Eadon: Open Source Your Life part 2

There are thousands of free open source software (FOSS) programs for just about anything, so the below list contains highlights (See Open Source Your Life). I have focussed on desktop open source software. Some of the programs might not run on all platforms (Windows / Mac / Linux etc.), but there are usually alternatives for each platform. Add your fave FOSS goodies I missed in the comments.
I have added links to some of the FOSS below. A search engine will locate all products but, as with all software, there are dangerous parasite sites out there offering “installers” for some products – avoid these dodgy sites! Ensure you are definitely at the official host website of the FOSS project. Disclaimer: As always, use the information below at your own risk as we can accept no responsibility.

Every day examples

  • LibreOffice, Open Office – professional-level Office Suits, including word processor, spreadsheet, presentation package, drawing tools, etc. You can also enhance them with extensions: Libre Office Extensions, Open Office Extensions.
  • Firefox and Chrome Internet Browsers
  • Music player Qmmp
  • VLC – movie player
  • Pidgin – messenger
  • Freemind, XMind – for mind mapping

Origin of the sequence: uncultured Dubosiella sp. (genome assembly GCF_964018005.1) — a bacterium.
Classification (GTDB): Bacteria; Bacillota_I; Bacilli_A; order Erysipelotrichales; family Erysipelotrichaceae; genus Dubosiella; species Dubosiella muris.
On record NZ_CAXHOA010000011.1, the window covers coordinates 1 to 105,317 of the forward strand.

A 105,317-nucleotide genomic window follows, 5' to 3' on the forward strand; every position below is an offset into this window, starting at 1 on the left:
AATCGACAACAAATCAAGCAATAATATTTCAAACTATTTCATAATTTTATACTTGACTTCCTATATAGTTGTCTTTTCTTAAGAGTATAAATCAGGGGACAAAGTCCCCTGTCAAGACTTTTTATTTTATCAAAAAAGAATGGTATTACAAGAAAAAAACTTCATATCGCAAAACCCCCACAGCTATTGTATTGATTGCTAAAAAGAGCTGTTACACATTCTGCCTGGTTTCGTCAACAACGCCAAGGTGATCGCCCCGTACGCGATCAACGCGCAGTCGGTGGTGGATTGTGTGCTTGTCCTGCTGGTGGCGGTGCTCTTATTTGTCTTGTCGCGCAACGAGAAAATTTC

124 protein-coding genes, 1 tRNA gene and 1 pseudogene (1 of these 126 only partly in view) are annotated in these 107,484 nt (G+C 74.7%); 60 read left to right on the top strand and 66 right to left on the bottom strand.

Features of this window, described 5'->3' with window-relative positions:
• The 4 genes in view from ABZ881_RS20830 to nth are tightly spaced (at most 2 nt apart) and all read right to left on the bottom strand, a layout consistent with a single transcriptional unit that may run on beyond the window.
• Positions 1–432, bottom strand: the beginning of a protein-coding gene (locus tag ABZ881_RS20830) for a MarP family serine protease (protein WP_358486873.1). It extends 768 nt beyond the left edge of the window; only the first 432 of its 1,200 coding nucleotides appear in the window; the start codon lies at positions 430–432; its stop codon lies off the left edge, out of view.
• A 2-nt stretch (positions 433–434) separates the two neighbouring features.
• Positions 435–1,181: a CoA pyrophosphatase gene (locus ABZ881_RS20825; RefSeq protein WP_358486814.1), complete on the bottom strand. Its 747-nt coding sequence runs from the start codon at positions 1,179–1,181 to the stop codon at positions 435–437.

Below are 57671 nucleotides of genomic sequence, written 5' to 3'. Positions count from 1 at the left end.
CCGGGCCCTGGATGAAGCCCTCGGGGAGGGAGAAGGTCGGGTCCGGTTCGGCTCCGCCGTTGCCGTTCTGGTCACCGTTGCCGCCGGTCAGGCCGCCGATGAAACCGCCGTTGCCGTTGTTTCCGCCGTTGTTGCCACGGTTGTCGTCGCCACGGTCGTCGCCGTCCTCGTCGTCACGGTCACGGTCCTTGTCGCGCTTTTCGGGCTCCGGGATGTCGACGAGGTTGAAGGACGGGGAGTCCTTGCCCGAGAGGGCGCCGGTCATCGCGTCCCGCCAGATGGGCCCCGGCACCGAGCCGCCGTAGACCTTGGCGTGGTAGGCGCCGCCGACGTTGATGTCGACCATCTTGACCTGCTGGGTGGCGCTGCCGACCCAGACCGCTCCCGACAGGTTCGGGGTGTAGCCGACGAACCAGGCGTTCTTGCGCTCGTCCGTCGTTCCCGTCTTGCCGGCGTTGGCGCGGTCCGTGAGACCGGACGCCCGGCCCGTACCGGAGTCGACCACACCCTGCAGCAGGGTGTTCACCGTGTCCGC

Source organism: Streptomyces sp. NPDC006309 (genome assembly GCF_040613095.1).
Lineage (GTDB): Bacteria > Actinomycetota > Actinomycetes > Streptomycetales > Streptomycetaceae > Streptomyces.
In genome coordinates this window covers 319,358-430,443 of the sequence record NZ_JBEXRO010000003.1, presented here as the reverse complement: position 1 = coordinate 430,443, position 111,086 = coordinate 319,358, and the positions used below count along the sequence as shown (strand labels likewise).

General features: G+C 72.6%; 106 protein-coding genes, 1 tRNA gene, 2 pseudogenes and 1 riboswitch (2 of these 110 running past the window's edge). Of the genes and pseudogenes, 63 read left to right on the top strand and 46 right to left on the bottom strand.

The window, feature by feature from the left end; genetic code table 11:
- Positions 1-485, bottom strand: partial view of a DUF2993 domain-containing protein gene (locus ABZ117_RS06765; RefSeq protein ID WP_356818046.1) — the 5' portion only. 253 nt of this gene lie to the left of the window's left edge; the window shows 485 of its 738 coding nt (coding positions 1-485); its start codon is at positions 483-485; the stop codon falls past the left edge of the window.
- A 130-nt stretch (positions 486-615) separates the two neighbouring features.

• 7-zip (files compression, like the closed source WinZip)
  • Calibre Ebook creator.
  • TrueCrypt: encryption – stop them spying on you.
  • There are also FOSS clip board managers for better copy and paste, video editors, mobile “apps” etc. etc.

Professional level products that might have a bit of a learning curve but only because they are so powerful. Thier non-open-source equivalents have a steep learning curve also.

File Sharing (These programs are completely legitimate and are used (by users and by industry) for sharing and distributing legitimate files. If you download commercial stuff such as, say, Hollywood movies that you do not already possess then you may be breaking the law. Despite what the anti-piracy ads say, this is not “theft” because the owner has not been deprived of the product: but it is still copyright-violation).

Operating Systems

  • Linux, which comes in different flavours, called “distributions” that have different specialisations. Possibly the most user-friendly is Linux Mint. Most famous is Ubuntu Linux). The beauty of Linux is that a Linux distribution comes with a raft of superb software pre-installed (including many applications mentioned in this post). All for free. And you can install much more too, naturally. Also, Linux is secure by design (though there’s no such thing as a 100% secure operating system, of course), so Linux doesn’t need a virus checker. Another advantage of it is that it runs extremely fast and runs well on older hardware.

Where as with something like Windows you need a licence and, if you install it on a new machine, you need to perform a task called “Product Activation” – Linux is different. Being Free Open Source Software (FOSS), you are free to use it on as many machines (and “virtual machines”) as you like, for no cost. This can save your family or business a fortune and prevent you from being “audited” by the Windows copyright cops. Non-FOSS licensing is often incredibly complicated and can be open to different interpretations.